Bartonella henselae: etiology of pulmonary nodules in a patient with depressed cell-mediated immunity.
We describe an immunocompromised renal transplantation patient with opportunistic lung infection due to Bartonella henselae (formerly Rochalimaea henselae) and provide evidence suggesting transmission from a pet cat. Computed tomographic scans of the chest and lung biopsies provided material for diagnosis. The etiology was established by polymerase chain reaction and sequencing of a 16S ribosomal DNA segment from infected lung tissue. Histopathologic and serological evidence supported the molecular data. B. henselae was isolated from the blood of eight of the patient's many cats. The patient responded to prolonged therapy with doxycycline, and relapse did not occur during a 1-year follow-up. B. henselae joins a long list of pathogens that can cause lung infections in association with cell-mediated immunodeficiency states. Molecular methods are useful in diagnosis of this infection in light of the bacterium's fastidious growth characteristics. If an immunocompromised patient has lung nodules and a history of exposure to cats, B. henselae should be sought in biopsy specimens.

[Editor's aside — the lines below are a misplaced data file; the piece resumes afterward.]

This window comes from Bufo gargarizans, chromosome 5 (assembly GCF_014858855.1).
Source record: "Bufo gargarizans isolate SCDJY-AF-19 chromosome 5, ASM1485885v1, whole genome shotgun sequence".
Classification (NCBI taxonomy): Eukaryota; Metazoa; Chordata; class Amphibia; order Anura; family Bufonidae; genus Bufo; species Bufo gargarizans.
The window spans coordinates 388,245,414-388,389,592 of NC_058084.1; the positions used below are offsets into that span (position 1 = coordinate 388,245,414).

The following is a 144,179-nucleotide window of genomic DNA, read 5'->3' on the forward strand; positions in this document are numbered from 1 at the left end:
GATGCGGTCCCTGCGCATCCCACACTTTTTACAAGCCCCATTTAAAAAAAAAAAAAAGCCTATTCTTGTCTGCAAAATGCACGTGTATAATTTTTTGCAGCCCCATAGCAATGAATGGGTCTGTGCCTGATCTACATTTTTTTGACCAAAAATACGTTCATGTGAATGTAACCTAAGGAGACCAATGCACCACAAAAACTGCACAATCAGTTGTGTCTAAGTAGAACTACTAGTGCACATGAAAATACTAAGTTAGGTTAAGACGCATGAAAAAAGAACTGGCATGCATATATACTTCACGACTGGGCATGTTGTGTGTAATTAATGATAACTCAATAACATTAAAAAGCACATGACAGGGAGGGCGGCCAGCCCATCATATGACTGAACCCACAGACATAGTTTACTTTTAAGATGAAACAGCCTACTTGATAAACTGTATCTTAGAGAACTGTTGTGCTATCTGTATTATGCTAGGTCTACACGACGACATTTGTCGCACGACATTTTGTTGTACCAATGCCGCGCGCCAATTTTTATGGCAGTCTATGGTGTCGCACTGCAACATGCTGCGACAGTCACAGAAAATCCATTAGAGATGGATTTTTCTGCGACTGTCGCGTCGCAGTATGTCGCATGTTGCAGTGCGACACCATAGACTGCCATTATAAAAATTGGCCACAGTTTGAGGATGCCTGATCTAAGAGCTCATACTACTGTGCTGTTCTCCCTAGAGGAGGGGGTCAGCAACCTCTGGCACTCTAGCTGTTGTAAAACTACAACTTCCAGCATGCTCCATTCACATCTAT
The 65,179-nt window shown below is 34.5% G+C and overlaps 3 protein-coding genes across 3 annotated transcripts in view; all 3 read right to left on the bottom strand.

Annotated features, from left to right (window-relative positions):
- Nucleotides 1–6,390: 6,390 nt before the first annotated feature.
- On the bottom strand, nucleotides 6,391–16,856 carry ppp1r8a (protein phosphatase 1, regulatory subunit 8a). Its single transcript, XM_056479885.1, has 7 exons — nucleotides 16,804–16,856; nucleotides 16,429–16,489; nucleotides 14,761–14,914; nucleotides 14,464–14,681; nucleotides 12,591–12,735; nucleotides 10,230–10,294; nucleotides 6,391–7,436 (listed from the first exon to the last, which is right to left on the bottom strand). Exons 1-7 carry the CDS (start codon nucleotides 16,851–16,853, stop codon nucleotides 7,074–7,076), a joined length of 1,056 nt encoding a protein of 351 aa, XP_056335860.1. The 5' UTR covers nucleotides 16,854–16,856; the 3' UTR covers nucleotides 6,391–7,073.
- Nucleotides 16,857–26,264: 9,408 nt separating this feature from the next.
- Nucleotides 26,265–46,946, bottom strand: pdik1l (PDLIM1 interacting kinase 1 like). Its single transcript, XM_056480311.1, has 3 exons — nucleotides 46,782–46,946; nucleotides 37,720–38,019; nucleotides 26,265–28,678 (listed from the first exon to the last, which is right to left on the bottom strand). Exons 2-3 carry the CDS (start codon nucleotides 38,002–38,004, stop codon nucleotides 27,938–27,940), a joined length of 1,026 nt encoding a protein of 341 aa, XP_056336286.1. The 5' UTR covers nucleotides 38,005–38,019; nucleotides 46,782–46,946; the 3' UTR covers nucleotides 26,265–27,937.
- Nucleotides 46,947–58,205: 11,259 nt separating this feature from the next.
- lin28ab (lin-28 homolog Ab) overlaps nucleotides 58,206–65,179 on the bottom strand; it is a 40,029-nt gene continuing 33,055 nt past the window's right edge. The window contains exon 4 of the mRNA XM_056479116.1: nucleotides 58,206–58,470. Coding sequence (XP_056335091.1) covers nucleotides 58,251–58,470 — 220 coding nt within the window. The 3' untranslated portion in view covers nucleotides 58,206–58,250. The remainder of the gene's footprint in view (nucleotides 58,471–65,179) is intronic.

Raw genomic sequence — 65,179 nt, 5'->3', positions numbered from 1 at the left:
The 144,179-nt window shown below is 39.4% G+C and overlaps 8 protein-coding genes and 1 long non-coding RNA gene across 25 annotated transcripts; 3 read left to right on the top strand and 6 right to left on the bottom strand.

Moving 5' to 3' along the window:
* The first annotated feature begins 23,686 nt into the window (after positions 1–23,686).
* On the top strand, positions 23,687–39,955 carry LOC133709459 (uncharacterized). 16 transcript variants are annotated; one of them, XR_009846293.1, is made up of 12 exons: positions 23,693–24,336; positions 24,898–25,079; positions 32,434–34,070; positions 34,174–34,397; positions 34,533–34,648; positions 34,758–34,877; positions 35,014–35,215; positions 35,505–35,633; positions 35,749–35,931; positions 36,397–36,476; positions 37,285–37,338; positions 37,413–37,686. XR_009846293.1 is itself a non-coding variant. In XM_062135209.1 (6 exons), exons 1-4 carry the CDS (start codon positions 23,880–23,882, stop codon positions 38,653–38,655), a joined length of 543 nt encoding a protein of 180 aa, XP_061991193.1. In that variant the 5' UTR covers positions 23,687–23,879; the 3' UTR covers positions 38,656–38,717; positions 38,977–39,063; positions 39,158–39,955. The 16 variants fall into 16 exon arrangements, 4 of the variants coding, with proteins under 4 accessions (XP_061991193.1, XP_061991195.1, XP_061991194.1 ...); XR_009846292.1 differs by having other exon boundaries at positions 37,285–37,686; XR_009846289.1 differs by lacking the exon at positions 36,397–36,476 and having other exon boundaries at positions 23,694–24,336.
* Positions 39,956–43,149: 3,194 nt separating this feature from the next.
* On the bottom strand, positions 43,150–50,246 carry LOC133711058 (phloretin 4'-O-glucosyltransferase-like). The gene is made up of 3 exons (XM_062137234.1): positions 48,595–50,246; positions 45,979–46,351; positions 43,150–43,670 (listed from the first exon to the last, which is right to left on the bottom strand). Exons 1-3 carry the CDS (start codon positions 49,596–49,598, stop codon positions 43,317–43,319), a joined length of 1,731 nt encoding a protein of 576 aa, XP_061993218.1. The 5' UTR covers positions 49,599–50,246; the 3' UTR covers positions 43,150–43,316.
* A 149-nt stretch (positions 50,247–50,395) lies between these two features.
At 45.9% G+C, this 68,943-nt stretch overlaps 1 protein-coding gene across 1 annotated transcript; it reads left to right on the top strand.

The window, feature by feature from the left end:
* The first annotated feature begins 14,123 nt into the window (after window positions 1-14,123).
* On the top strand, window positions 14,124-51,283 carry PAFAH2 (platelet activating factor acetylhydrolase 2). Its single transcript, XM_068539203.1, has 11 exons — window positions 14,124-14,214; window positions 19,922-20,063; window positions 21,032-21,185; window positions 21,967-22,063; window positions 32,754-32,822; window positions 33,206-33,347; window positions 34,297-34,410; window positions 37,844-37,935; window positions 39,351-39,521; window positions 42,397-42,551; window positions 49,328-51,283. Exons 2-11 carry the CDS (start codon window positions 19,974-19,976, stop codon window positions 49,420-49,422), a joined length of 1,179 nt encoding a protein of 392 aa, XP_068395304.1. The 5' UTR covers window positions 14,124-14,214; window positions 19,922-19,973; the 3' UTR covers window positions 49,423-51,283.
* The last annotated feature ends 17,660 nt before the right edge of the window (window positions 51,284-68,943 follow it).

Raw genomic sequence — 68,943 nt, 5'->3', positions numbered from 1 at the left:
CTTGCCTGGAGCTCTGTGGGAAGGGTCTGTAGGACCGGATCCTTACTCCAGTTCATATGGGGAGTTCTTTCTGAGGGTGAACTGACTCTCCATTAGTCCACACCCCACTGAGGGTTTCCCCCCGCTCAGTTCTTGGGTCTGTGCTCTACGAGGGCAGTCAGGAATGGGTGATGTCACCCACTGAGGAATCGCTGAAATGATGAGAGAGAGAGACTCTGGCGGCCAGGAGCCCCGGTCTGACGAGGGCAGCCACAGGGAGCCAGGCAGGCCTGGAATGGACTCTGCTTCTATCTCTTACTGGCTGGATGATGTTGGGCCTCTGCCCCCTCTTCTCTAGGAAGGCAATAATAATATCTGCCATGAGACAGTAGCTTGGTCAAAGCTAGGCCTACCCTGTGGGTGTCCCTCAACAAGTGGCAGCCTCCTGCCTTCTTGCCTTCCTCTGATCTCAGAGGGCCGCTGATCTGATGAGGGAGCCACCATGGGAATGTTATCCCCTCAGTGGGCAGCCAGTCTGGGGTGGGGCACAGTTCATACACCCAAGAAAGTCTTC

Caniza, MA; Granger, DL; Wilson, KH; Washington, MK; Kordick, DL; Frush, DP; Blitchington, RB
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